Giardiasis (gee-ar-dye-a-sis) is an infection of the digestive system caused by tiny parasites called Giardia intestinalis (also known as Giardia lamblia, or Giardia duodenalis).

Diarrhoea is the most common symptom of giardiasis.

Other symptoms can include abdominal cramps, bloating and flatulence. Although these symptoms are often unpleasant, giardiasis doesn't usually pose a serious threat to health and can be easily treated.  

Read more about the symptoms of giardiasis.

When to see a doctor

See your GP if you have symptoms of diarrhoea, cramps, bloating and nausea that last for more than a week, particularly if you've recently travelled abroad.

Your GP may have to send some samples of your faeces to be tested in a laboratory to confirm a diagnosis of giardiasis. Up to three samples may need to be taken over a number of days to help ensure a correct diagnosis.

Giardiasis is usually treated successfully with antibiotic medicine that kills the giardia parasite. In most cases, medicines called metronidazole or tinidazole are used.

Read more about treating giardiasis.

How is giardiasis spread?

Most people become infected with giardiasis by drinking water contaminated with the Giardia parasite, or through direct contact with an infected person.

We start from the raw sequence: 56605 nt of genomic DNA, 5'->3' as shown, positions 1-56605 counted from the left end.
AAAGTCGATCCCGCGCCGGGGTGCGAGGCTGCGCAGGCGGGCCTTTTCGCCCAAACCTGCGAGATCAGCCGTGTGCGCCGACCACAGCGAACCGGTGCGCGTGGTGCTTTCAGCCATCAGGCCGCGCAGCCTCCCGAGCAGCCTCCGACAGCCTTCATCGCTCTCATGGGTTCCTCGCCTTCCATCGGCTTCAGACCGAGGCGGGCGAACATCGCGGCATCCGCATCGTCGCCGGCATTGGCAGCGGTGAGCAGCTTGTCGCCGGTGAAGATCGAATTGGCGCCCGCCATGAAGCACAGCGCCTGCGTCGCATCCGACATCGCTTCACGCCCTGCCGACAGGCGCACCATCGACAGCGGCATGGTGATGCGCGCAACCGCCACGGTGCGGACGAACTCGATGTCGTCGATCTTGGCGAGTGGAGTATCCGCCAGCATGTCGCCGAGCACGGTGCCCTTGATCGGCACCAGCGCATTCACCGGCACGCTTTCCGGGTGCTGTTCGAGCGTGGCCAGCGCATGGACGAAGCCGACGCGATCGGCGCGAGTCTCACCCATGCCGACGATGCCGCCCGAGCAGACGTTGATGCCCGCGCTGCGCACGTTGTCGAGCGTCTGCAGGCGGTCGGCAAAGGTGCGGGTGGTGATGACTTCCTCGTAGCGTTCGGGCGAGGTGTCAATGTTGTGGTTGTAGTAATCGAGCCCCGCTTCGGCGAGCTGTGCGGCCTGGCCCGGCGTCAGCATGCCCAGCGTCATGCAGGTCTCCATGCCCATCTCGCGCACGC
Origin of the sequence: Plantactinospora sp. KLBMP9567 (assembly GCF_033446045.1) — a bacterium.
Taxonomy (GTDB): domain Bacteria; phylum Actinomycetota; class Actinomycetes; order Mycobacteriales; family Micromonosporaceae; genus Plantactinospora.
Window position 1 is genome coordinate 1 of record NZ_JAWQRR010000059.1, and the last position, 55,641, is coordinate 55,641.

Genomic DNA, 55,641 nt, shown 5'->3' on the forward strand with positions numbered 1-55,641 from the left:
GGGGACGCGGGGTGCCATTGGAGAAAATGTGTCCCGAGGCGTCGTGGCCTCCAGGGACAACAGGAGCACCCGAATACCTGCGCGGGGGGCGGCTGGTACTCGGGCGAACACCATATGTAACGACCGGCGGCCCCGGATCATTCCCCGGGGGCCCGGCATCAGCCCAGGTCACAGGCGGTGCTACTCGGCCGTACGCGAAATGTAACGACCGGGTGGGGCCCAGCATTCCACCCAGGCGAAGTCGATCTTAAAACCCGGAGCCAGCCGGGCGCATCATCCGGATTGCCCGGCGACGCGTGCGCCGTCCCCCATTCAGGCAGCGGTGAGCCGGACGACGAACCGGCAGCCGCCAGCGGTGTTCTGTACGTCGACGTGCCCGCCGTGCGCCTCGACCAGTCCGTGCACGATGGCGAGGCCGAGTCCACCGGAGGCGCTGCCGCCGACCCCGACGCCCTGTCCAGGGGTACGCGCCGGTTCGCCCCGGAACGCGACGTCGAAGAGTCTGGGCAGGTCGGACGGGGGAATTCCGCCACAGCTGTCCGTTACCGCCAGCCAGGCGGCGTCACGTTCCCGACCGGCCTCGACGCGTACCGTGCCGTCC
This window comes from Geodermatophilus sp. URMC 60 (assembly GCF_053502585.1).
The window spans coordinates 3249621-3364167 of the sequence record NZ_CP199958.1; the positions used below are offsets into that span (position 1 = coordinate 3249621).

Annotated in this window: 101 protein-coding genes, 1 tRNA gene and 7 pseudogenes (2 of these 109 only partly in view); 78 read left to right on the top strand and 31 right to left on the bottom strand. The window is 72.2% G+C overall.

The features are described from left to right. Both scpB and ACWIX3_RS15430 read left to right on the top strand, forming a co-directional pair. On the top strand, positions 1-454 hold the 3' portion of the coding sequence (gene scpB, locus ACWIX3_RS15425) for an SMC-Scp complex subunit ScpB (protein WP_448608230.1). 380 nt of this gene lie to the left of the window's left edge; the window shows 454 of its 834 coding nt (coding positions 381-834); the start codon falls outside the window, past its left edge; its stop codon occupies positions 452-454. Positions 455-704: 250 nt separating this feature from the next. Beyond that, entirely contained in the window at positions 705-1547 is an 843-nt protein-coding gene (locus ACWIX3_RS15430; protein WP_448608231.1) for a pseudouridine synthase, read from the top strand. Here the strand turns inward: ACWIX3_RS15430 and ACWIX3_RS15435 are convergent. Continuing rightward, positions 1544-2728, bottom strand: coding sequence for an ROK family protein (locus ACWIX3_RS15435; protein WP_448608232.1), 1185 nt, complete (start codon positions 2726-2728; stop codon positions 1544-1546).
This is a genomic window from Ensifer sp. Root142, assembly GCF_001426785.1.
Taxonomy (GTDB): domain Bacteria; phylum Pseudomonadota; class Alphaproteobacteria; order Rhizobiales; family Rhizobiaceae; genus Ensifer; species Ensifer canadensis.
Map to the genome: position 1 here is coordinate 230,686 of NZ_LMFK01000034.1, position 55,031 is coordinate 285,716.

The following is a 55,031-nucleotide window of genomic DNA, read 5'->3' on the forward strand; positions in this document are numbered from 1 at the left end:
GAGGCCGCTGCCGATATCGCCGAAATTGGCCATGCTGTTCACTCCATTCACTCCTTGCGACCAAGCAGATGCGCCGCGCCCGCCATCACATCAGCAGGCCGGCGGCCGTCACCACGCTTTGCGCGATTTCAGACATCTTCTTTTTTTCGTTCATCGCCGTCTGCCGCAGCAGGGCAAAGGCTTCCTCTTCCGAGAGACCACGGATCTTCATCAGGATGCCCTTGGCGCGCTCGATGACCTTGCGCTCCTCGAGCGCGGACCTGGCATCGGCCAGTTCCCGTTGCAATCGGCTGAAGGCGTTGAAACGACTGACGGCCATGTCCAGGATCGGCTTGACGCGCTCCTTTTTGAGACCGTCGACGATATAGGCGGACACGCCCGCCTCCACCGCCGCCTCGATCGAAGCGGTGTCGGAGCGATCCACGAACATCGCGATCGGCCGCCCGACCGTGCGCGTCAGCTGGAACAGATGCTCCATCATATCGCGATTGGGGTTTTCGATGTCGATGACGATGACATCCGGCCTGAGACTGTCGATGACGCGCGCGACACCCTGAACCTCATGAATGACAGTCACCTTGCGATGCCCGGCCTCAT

The giardiasis infection can also be passed on if an infected person doesn't wash their hands properly after using the toilet, then handles food that's eaten by others. Food can also be contaminated if washed with infected water.

Practising good hygiene – such as regularly washing your hands with soap and water – and taking care when drinking water in countries with poor levels of sanitation can help to reduce your risk of developing giardiasis.

Read more about the causes of giardiasis and preventing giardiasis.

Who is affected?

Giardiasis occurs almost everywhere in the world, but is particularly widespread where access to clean water is limited and sanitation is poor.

It can affect people of all ages but is most common in young children and their parents. This is because activities such as nappy changing increase the risk of infection.

There are more than 3,000 cases of giardiasis reported in England and Wales each year, although the true number is likely to be higher as many cases go undiagnosed.

Around one quarter of cases in the UK are thought to be contracted abroad, but many people don't develop the symptoms until they return home.

Most cases of giardiasis are one-off, but small outbreaks can sometimes occur in households, among family members, or at nurseries. Larger outbreaks are usually traced to contaminated water sources, such as drinking wells or water parks.

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